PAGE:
• Jesus is going to trust them with friendship and bring them into his inner circle. He is going to send them out to preach and to cast out demons. They are going to represent him.
  • He has many potential candidates. But he seeks through prayer the wisdom to know who will function best on the inside.
  • Strategic positions are not just about what a person knows. They are about who they are and how they fit in the team.

Wisdom to chose best rather than good. The book “Good to Great” pointed out this distinction. 

Wisdom to trust God in the decision. We have to make these people decisions—which job will I take, which school will I attend, who will I hire, who will I go out with, who will I marry, who will be my business partner, will I join this team? God gives people-wisdom to those who ask him. So ask him for wisdom to evaluate, to understand, and to choose wisely. And then let’s ask for the wisdom to make the most of our decisions, to trust God in the process of team development.

Pray Over People Challenges:

“Judas Iscariot, who became a traitor” (Luke 6:16).

One of them is a devilFrom this time many of his disciples turned back and no longer followed him. “You do not want to leave too, do you?” Jesus asked the Twelve. Simon Peter answered him, “Lord, to whom shall we go? You have the words of eternal life. We have come to believe and to know that you are the Holy One of God.” Then Jesus replied, “Have I not chosen you, the Twelve? Yet one of you is a devil!” John 6:66-70.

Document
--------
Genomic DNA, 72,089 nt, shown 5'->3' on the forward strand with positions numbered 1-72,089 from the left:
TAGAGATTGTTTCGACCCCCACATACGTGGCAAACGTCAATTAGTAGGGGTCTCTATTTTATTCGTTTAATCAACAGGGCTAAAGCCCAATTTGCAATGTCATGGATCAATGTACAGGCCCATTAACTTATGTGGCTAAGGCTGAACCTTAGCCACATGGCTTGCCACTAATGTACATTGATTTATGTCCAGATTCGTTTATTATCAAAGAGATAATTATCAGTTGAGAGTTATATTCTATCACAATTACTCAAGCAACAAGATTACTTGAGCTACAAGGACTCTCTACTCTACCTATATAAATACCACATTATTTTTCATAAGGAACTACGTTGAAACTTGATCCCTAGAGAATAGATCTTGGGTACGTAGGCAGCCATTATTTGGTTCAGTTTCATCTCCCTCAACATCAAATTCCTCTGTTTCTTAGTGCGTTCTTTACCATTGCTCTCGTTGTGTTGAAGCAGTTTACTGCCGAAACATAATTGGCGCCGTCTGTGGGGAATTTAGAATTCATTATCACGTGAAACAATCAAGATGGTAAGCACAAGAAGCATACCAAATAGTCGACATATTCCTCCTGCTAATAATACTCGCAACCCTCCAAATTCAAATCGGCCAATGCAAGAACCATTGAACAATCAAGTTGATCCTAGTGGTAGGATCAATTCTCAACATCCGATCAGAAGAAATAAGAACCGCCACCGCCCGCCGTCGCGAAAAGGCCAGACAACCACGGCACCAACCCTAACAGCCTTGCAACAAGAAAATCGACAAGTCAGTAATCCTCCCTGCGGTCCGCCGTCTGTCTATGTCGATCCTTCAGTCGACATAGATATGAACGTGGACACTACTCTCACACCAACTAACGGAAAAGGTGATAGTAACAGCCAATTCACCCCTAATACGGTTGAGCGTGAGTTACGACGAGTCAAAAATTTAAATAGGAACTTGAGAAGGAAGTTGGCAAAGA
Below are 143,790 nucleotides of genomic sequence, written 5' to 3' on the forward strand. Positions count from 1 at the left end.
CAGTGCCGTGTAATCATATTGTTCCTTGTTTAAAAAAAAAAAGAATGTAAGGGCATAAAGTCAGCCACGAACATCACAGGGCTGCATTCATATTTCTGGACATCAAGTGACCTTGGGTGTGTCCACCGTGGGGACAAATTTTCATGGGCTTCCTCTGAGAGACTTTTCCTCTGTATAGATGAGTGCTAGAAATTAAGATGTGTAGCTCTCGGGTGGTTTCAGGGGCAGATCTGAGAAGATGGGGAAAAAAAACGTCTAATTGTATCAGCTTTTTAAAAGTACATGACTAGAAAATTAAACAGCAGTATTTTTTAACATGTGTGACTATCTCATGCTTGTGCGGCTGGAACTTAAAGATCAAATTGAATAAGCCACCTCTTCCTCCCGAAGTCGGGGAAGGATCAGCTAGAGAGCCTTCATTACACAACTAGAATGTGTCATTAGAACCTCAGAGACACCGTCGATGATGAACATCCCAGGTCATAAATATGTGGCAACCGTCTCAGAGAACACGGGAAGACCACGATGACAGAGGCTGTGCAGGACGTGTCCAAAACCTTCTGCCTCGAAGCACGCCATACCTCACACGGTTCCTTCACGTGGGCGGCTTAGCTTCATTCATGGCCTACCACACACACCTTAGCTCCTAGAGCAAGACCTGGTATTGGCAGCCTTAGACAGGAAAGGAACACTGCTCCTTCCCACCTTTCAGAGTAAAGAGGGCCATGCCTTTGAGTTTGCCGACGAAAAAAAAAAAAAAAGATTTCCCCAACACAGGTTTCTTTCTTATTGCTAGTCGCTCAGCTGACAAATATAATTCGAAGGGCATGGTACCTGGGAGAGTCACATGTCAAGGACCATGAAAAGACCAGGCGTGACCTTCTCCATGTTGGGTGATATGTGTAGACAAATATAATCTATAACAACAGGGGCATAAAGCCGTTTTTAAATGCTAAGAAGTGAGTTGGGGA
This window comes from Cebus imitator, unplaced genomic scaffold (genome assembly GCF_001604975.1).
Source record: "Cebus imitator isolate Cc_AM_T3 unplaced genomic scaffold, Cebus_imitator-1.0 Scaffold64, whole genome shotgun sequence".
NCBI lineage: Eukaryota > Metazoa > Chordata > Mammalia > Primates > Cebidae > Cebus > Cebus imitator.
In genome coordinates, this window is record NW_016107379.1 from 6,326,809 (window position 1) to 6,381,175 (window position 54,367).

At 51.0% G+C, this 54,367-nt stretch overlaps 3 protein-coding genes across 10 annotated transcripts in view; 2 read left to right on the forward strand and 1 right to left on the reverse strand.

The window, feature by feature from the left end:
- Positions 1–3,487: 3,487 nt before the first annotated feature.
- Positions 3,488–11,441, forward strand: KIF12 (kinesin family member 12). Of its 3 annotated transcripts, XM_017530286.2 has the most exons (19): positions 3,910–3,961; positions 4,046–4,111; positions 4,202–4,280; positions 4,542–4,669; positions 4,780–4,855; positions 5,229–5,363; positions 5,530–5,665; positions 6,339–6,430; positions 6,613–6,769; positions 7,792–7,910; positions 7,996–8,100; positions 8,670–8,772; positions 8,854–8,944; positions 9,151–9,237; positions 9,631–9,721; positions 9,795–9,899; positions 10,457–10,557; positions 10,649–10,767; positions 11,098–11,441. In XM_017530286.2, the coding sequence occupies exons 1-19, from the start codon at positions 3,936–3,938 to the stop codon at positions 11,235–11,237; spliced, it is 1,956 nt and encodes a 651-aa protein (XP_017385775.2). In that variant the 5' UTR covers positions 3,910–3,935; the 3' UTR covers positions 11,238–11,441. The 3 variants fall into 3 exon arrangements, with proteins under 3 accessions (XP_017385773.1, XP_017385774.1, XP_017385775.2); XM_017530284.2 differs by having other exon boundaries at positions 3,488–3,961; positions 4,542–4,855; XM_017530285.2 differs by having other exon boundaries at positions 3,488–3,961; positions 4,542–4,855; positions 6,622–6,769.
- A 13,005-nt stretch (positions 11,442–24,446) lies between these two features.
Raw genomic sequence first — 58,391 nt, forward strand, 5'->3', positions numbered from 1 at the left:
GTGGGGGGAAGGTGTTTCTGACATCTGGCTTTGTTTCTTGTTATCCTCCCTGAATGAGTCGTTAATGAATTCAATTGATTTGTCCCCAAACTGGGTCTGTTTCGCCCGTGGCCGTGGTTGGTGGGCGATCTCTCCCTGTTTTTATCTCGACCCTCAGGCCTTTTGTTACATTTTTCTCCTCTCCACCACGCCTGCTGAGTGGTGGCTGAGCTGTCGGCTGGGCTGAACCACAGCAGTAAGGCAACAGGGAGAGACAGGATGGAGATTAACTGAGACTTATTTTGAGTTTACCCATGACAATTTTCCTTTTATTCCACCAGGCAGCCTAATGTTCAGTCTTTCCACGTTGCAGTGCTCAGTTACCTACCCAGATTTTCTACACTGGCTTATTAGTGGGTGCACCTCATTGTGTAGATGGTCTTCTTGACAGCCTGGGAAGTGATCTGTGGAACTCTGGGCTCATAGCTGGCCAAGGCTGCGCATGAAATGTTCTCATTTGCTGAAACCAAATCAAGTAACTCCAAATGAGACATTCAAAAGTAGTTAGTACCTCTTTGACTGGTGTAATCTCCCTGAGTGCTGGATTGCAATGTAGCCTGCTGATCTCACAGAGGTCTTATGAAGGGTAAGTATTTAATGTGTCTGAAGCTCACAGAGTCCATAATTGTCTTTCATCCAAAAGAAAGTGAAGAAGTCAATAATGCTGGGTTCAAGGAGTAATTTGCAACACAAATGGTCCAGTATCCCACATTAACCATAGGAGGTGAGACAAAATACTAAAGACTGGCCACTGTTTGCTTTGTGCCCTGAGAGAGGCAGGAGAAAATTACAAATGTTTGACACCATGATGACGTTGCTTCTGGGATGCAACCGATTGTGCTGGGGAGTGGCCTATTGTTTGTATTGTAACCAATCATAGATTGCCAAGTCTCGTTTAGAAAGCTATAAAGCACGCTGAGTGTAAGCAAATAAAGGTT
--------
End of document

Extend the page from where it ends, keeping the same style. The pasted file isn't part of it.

• Did Jesus know he was choosing a devil? Well, this is early in the book of John. I think if he did not, it became evident quickly to him.
  • Why not get rid of him? Jesus could have fired him instead of allowing him to stay in the team. Instead, he saw the divine purpose in Judas. I think he did not want to give up on Judas. He wanted to do all in his power to turn him back to faith.

One of them is always a devil. That is part of the teaching concerning Judas. If Jesus had a traitor in his small team, then you are likely to have one as well.

  • A traitor is someone who has a different agenda. Judas could not get on board with Jesus as the Suffering Servant. He wanted Jesus to be like King David, ruling the world.
  • A traitor is someone who decides to save himself when it looks like the leader is going down. Most traitors expect to end up on top, not on the bottom.

Entrust your team to God in prayer. Pray for those who are difficult. Exercise mercy as well as Justice.

Jesus chose you for his team. “You have not chosen me, but I have chosen you,” he told the disciples, and it is true for us as well. We have received the mercy and grace of God. And we are doing good when we extend this to others.